Methodologies for quantitative SPECT
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Methodologies for quantitative SPECT book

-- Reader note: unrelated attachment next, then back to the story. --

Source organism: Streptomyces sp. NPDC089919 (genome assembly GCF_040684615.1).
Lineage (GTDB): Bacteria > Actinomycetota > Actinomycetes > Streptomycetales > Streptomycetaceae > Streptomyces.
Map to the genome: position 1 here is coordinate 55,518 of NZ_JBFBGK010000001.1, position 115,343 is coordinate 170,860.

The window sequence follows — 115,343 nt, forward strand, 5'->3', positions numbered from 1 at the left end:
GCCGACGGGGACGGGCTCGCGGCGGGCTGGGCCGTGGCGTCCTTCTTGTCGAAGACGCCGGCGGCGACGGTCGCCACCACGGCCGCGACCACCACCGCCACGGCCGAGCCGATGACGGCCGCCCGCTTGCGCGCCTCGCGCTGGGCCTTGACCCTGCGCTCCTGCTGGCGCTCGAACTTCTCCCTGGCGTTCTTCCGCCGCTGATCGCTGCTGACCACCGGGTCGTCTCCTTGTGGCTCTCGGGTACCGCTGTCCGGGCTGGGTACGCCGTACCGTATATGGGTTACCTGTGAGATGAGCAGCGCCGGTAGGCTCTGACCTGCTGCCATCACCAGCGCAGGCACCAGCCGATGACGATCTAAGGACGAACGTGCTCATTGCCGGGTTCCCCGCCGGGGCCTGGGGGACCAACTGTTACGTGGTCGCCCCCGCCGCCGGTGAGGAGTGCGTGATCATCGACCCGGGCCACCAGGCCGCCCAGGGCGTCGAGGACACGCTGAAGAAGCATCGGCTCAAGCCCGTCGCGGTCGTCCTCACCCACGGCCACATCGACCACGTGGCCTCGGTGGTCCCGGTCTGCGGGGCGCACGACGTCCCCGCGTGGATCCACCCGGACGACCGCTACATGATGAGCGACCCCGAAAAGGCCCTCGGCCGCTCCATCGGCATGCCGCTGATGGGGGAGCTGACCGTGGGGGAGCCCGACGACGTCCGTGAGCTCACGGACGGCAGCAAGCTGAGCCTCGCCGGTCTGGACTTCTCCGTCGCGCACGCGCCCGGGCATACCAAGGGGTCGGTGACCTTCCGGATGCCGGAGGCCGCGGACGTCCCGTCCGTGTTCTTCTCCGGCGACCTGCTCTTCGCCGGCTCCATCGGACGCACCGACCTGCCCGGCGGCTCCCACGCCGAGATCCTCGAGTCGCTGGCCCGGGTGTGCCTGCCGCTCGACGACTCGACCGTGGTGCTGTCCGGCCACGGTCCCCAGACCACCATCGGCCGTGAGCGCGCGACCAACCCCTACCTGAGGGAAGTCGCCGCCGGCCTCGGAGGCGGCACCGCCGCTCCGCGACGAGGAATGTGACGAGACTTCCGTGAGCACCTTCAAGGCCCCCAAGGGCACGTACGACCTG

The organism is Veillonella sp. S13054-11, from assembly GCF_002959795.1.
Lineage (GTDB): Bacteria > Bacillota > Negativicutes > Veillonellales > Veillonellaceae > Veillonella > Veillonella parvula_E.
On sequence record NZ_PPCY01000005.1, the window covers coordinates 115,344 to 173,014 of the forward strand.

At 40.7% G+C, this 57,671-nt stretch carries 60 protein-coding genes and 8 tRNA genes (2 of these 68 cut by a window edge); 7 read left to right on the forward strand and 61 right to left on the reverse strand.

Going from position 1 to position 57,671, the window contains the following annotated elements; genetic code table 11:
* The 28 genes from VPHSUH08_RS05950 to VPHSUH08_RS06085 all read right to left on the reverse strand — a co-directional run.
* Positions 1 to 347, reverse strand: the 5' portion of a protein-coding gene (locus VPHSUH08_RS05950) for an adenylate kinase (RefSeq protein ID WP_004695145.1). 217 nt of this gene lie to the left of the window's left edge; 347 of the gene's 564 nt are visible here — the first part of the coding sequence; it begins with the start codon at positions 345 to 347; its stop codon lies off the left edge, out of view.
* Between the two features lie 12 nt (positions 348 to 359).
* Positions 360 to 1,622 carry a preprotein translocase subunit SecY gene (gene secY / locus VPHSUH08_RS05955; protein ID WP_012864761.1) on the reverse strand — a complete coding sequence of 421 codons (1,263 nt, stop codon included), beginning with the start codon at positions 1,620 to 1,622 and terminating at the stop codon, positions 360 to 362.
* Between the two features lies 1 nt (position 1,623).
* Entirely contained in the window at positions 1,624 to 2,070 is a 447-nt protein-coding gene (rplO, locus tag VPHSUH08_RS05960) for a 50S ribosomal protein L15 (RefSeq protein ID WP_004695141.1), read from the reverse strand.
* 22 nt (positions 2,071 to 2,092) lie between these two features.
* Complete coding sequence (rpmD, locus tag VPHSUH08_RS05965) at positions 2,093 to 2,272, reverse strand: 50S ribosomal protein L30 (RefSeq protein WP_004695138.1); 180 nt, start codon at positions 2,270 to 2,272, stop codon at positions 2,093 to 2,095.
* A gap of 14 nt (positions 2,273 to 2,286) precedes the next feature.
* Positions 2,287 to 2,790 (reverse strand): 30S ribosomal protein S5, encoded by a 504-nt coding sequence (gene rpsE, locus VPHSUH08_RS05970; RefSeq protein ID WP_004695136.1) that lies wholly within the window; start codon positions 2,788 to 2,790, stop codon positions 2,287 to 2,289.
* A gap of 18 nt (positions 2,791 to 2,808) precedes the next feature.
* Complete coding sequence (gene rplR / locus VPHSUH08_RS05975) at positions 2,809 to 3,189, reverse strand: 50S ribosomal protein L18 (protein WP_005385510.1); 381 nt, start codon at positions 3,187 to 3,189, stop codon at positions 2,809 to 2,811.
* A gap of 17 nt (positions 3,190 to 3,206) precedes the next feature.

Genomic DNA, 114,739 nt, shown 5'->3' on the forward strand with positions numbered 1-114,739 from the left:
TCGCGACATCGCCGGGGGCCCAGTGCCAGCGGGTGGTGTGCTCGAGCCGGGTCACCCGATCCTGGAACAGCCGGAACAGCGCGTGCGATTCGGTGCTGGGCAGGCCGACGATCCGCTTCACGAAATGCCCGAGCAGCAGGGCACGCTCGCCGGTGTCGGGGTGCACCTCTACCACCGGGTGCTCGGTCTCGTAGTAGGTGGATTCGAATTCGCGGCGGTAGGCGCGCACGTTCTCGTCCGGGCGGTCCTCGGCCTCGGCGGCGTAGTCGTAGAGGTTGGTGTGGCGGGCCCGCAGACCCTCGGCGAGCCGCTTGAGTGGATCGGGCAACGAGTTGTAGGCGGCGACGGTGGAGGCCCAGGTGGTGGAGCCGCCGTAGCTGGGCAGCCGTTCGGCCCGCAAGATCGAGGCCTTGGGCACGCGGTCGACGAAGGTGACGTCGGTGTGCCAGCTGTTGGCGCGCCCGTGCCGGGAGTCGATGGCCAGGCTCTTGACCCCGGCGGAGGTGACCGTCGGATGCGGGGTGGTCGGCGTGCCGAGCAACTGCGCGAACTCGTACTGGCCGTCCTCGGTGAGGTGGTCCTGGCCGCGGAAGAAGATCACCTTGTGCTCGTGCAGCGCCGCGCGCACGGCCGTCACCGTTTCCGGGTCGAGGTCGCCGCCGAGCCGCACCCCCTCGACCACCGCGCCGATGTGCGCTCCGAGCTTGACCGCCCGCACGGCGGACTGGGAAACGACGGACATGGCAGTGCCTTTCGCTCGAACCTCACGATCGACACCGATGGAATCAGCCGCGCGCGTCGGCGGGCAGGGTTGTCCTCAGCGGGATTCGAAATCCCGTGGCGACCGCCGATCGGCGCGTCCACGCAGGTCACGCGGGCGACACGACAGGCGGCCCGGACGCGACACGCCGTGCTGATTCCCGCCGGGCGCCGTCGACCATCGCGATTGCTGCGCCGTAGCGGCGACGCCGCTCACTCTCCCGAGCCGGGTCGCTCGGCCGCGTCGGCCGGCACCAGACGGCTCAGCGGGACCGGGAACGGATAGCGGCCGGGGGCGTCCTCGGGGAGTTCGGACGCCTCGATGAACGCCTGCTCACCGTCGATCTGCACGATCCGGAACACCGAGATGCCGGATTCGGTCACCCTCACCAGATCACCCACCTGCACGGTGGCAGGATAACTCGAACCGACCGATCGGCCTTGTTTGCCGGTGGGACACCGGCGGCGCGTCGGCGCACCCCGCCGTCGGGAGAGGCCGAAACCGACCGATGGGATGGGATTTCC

SPECT has long been considered less accurate than PET as far as quantification is concerned. The main reason is that unlike PET, SPECT has been plagued by the lack of practical attenuation correction for a long time, while attenuation is responsible for the largest bias in quantification when not compensated for. The advent of SPECT-computed tomography (CT) scanners brought a real breakthrough toward accurate SPECT quantification by making attenuation correction both practical and reliable. Many reports now demonstrate that SPECT can accurately estimate tracer uptake, providing that appropriate reconstruction and correction procedures are used. This opens new perspectives regarding the use of SPECT images in applications for which accurate quantification is required. An important example is the use of quantitative SPECT images as an input for dosimetric calculations in radioimmunotherapy protocols, so that the dose-effect relationship can be investigated. Many other clinical investigations could also benefit from reliable quantification in SPECT, including differential diagnosis of neurodegenerative disease, or therapy monitoring in patients with neurodegenerative or cardiovascular diseases.